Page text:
TABLE 6__________________________________________________________________________Ex. or    Magnetic black            Black toner performacesComp.    toner or     Gloss of fixed images                         Fixable temp.                                Image                                    Continuous                                            Winding                                                   Full-colorEx. color toner     150° C.         160° C.             170° C.                 180° C.                     190° C.                         range (°C.)                                quality                                    image formation                                            a heating                                                   image__________________________________________________________________________                                                   qualityEx. 1    Black No. 1     5.3 7.2 10.5                 13.5                     17.0                         145-220                                A   A       A      A    Yellow     8.5 9.5 10.5                 12.0                     14.0    Magenta     8.5 9.5 11.0                 12.5                     15.0    Cyan  9.0 10.5             11.5                 13.0                     16.0Comp.    Comp.Ex. Black No.8   1     3.5 4.0 5.0 5.5 6.5 165-220                                B   A       A      D9   2     3.0 3.5 4.0 4.5 5.5 145-220                                A   A       A      D10  3     --  3.0 4.0 4.5 5.5 175-220                                A   A       A      D11  4     15.0         22.0             30.0                 --  --  150-170                                C   D       C      --12  5     --  --  --  --  --  none   --  --      --     --13  6     --  --  10.5                 12.0                     15.0                         170-220                                C   C       C      A14  7     --  12.0             --  --  --  160    D   D       C      --Ex. Black No.12  2     6.5 7.5 11.0                 14.5                     19.0                         140-210                                A   A       A      A13  3     4.0 6.5 9.5 12.0                     16.0                         155-220                                A   B       A      A14  4     4.0 6.0 9.0 11.0                     14.0                         165-220                                A   B       A      A15  5     6.0 8.0 11.5                 14.5                     19.0                         140-210                                B   C       B      B16  6     5.5 7.5 10.0                 13.0                     18.0                         145-220                                B   B       B      B17  7     5.5 7.0 9.0 12.0                     16.0                         145-200                                B   C       B      B18  8     7.0 8.5 11.0                 14.0                     19.0                         140-210                                A   A       B      A19  9     5.3 7.2 10.5                 13.5                     18.0                         145-220                                B   C       A      B20  10    5.3 7,2 10.5                 13.5                     18.0                         145-220                                B   A       A      A__________________________________________________________________________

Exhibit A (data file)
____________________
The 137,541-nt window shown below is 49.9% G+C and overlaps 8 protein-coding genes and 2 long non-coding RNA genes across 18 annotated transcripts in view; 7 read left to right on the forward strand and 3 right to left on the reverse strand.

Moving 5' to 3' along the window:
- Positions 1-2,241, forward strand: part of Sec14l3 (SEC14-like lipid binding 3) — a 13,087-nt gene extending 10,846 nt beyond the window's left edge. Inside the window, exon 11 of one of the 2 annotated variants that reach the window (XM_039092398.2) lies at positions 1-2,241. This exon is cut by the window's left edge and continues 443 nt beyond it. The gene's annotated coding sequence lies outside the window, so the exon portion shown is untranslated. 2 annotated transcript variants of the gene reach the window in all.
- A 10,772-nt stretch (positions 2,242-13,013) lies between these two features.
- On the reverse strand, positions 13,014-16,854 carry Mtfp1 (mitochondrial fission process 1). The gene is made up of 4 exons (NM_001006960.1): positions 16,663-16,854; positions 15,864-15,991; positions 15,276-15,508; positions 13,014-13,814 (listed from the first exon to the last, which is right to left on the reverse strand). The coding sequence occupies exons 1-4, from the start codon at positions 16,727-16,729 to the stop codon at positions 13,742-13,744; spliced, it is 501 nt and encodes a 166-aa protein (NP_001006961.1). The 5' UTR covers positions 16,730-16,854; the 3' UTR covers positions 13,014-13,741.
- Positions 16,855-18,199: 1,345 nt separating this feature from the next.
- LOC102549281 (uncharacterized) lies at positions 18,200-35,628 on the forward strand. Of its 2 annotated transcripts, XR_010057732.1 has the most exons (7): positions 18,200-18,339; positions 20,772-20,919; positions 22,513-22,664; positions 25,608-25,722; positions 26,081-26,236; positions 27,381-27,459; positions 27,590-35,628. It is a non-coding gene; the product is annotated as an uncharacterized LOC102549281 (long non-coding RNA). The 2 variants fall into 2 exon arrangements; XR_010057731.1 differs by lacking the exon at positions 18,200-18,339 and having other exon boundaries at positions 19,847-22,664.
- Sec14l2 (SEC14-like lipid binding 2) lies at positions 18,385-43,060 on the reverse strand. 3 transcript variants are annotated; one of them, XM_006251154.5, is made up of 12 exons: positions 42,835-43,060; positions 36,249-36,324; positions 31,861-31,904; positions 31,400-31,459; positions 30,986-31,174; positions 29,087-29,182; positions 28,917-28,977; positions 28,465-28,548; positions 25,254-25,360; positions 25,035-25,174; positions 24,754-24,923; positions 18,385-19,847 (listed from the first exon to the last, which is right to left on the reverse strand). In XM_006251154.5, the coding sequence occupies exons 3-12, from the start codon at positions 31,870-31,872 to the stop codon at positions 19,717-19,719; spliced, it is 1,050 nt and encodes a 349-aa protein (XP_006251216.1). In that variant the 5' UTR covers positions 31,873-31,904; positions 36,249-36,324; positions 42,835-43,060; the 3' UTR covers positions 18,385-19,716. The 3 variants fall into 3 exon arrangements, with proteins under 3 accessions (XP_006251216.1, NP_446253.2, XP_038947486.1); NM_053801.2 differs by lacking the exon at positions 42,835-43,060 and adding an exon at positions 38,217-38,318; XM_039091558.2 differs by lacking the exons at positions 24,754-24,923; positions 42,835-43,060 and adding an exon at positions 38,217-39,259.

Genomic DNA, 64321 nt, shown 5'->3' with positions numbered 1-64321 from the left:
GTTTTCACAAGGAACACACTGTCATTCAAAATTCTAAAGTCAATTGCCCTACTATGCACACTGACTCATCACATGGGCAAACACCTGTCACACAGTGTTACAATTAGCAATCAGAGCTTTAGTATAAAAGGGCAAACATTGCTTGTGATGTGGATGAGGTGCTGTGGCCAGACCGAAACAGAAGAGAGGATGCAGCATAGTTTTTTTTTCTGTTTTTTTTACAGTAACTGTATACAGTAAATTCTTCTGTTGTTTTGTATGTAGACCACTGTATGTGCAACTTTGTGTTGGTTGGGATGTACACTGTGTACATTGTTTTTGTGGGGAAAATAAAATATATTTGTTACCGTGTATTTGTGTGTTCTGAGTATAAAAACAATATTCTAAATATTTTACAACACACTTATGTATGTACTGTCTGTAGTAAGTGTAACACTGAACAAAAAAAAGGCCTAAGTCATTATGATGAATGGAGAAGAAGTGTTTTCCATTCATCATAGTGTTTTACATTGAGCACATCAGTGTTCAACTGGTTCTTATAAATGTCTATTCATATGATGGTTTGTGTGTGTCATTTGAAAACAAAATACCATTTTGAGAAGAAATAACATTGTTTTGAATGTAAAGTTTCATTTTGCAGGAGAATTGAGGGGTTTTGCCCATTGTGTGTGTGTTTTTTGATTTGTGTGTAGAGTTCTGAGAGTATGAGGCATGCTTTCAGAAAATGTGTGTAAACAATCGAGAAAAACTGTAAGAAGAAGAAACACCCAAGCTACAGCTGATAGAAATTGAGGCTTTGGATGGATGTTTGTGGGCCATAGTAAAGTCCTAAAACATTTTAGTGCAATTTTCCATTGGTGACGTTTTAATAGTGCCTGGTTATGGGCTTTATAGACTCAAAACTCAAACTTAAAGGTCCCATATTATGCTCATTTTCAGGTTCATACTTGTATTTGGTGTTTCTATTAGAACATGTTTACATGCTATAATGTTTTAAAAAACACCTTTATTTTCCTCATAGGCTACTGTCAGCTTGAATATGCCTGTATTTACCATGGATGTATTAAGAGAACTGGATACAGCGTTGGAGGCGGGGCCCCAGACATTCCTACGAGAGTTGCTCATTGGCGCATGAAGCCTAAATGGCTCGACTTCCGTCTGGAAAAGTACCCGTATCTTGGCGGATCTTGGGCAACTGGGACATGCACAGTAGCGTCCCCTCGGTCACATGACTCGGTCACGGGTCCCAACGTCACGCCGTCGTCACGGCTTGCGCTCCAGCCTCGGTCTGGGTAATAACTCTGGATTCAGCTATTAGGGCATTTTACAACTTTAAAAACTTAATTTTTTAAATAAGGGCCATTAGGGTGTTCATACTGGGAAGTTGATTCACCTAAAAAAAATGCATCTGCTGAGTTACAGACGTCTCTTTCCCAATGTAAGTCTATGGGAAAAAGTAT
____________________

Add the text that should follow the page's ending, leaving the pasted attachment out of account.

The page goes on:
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Classifications
U.S. Classification430/45.51, 430/124.33, 430/111.4, 430/108.8, 430/45.53, 430/123.53, 430/110.3, 430/45.5, 430/109.3, 430/45.54
International ClassificationG03G15/20, G03G9/08, G03G9/09, G03G13/20, G03G9/087, G03G9/083, G03G15/01
Cooperative ClassificationG03G9/0904, G03G13/20, G03G9/0825, G03G9/08782, G03G2215/0174, G03G9/083, G03G9/08795
European ClassificationG03G9/08S, G03G9/087H5, G03G9/083, G03G9/087F3, G03G13/20, G03G9/09B1